1. Blogs – Stop wasting your time! 9 blogs out of 10 are garbage and will not offer you anything useful. I think I am different, but you be the judge. Either way, stop spending hours per day reading up about Shoemoney, John Chow, Problogger, or ppc.bz and what they are doing when you could and should be doing activities that can make you money!
2. Forums – Same thing as above. There are exceptions though if you are actually posting to network and/or to solve an issue you have. Otherwise, stay away!
3. Facebook/Twitter – Great tools if used properly, but an absolute productivity dump if not.
I’ve said that I didn’t start making ‘real’ money online until I understood that working was more important than knowing what everybody else online was doing. I strongly believe that and notice when I am working hard on projects rather than reading what other bloggers are doing, I make more money. One effective way to go about this would be to set a time during the day when you could spend 30 minutes reading up on the new posts from your favorite bloggers. This way you aren’t anxiously waiting all day for them to post, and you spend more time being productive.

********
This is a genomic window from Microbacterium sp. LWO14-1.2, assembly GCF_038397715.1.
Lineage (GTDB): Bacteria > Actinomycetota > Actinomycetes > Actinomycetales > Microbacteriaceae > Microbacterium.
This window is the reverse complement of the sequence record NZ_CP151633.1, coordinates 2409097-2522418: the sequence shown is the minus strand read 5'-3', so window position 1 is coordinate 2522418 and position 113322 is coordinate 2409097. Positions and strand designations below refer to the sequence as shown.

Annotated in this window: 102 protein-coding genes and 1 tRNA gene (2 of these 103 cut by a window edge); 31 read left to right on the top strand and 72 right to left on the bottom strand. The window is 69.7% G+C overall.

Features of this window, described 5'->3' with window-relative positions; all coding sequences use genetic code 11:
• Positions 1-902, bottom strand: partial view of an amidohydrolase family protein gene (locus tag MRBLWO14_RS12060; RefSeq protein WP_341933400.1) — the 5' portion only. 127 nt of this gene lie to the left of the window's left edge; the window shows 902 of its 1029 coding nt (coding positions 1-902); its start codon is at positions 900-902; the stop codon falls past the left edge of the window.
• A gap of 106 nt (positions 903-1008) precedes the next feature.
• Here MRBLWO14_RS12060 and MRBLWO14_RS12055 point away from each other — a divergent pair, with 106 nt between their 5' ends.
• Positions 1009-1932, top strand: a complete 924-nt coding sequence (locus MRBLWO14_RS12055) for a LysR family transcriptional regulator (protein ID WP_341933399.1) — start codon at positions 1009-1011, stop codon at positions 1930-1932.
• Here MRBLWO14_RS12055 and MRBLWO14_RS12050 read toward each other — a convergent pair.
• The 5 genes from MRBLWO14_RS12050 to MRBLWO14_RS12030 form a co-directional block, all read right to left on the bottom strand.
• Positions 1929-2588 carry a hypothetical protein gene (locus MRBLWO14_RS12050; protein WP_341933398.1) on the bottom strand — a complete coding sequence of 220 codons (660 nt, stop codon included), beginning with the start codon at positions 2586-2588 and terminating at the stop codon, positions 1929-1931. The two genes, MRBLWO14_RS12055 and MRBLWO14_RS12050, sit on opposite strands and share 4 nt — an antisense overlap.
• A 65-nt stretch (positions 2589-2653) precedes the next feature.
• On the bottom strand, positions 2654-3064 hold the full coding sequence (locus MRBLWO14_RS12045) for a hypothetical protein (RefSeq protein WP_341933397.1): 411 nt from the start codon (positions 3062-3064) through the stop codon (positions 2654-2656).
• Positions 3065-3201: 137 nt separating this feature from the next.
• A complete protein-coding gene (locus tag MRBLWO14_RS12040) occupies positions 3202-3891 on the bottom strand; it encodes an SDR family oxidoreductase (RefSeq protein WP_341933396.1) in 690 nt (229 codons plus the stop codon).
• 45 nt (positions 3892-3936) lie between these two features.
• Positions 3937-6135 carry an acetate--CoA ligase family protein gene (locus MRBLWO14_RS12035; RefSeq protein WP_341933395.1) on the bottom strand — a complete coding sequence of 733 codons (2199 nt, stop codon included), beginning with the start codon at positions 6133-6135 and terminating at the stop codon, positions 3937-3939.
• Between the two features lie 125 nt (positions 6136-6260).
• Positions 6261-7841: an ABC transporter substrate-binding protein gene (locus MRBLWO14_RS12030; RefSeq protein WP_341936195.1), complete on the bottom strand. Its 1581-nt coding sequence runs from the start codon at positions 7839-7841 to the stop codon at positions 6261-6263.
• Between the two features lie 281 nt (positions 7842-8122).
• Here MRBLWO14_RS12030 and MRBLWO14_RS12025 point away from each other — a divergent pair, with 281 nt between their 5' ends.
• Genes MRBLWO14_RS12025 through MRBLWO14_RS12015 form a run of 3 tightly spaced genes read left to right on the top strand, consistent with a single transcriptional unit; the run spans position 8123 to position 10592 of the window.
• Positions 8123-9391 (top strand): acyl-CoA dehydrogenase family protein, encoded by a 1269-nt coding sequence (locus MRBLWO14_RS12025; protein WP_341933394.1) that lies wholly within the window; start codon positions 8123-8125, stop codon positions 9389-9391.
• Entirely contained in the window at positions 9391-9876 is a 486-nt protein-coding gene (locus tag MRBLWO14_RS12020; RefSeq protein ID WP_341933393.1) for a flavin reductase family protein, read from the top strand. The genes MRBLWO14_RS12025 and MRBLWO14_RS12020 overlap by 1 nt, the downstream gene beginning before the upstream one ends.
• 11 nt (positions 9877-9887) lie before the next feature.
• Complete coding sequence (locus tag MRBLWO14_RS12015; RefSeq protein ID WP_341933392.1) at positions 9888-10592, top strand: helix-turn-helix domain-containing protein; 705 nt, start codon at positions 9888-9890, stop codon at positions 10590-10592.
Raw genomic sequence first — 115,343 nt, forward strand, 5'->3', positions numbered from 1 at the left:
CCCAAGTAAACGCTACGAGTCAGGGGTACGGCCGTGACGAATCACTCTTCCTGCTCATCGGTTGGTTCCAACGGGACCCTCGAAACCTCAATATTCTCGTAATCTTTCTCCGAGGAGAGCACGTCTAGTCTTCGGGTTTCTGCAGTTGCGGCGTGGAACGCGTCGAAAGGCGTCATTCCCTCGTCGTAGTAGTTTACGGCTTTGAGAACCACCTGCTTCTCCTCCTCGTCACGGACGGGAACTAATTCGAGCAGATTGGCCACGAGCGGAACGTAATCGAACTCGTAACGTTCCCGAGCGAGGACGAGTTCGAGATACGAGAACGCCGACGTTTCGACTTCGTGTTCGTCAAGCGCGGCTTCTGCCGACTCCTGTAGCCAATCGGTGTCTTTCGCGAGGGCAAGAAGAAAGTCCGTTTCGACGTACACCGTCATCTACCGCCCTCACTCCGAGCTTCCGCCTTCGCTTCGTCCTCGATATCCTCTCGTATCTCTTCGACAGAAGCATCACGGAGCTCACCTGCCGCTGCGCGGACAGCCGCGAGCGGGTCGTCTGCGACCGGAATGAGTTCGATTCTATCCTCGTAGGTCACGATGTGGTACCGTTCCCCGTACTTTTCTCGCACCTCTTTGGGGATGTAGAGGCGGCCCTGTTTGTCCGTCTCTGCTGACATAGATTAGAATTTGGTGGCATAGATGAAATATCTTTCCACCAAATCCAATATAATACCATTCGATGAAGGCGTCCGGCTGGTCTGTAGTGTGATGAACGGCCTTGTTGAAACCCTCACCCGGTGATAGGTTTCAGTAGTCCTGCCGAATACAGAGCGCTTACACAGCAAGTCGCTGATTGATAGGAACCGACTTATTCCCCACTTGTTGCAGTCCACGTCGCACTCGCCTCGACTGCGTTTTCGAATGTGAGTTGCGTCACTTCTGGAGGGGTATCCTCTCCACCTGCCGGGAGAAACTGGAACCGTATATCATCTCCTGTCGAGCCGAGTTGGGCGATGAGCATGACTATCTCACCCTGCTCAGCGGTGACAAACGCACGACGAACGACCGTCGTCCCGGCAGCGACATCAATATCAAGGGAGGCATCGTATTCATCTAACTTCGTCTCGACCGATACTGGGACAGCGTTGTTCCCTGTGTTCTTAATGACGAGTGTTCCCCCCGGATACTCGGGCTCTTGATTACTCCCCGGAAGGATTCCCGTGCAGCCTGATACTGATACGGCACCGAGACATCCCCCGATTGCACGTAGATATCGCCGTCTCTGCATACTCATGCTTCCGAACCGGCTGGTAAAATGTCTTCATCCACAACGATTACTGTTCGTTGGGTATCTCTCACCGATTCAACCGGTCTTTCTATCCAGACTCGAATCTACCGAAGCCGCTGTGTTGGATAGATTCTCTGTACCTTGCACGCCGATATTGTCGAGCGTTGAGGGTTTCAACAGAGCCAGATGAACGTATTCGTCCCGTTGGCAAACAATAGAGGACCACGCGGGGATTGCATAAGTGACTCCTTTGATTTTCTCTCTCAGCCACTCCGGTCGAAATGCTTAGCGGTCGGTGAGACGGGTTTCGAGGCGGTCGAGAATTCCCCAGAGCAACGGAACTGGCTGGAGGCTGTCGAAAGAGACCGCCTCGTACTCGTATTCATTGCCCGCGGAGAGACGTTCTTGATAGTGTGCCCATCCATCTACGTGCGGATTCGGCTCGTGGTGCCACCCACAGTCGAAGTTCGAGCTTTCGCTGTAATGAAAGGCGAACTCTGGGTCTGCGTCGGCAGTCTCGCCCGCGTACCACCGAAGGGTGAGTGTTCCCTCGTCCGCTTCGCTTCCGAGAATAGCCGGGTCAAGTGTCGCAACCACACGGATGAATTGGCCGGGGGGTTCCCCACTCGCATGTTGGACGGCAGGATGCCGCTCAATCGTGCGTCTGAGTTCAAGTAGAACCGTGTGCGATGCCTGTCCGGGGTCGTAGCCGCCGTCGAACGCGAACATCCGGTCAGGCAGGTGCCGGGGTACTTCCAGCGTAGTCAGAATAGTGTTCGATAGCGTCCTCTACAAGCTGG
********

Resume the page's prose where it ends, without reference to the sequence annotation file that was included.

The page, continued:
Think About Your Bottom Line
I will preach this until I am blue in the face. Work on activities that you know will build you profit. Obviously this can be very difficult to gauge at times, but if you are an Internet marketer, don’t spend 40 hours doing your taxes when you could pay someone to do them for $500.
Ask yourself this: Will this decision make dollars? If the answer is yes, then it probably makes sense (given that it is legal and within your moral standards).
For more info please visit: http://www.profitaddiction.com/if-it-doesnt-make-dollars-it-doesnt-make-sense/